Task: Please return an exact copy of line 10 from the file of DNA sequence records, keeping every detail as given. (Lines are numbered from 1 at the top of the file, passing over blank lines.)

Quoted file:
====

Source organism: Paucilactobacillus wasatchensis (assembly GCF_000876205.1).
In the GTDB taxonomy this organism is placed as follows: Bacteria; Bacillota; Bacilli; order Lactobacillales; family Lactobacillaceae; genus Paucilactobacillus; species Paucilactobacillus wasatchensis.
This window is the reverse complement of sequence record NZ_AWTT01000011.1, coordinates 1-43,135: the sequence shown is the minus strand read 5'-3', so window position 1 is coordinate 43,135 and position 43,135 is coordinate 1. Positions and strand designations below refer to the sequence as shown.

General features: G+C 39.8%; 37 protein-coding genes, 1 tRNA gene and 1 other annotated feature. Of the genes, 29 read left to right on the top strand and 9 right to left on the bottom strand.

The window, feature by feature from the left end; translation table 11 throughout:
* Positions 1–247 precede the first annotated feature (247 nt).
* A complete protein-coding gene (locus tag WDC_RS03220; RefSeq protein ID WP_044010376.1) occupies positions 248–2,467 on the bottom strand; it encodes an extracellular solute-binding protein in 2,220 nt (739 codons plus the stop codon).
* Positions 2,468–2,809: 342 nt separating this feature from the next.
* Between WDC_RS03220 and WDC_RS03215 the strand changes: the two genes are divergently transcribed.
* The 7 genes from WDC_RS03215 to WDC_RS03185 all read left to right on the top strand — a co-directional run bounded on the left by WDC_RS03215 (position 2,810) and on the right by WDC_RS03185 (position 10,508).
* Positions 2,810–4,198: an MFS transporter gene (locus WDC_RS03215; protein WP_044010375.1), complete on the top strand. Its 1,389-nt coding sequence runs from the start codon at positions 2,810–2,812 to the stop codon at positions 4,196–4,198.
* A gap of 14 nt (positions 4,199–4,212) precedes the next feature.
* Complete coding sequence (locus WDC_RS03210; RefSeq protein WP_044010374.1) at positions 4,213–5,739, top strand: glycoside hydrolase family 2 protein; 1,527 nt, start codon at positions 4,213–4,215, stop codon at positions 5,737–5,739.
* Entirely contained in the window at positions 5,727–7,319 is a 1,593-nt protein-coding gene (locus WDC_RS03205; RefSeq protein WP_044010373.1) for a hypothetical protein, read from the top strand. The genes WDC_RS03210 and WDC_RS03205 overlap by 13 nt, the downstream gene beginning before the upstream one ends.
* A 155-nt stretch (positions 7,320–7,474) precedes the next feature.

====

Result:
* The 7 genes from WDC_RS03215 to WDC_RS03185 all read left to right on the top strand — a co-directional run bounded on the left by WDC_RS03215 (position 2,810) and on the right by WDC_RS03185 (position 10,508).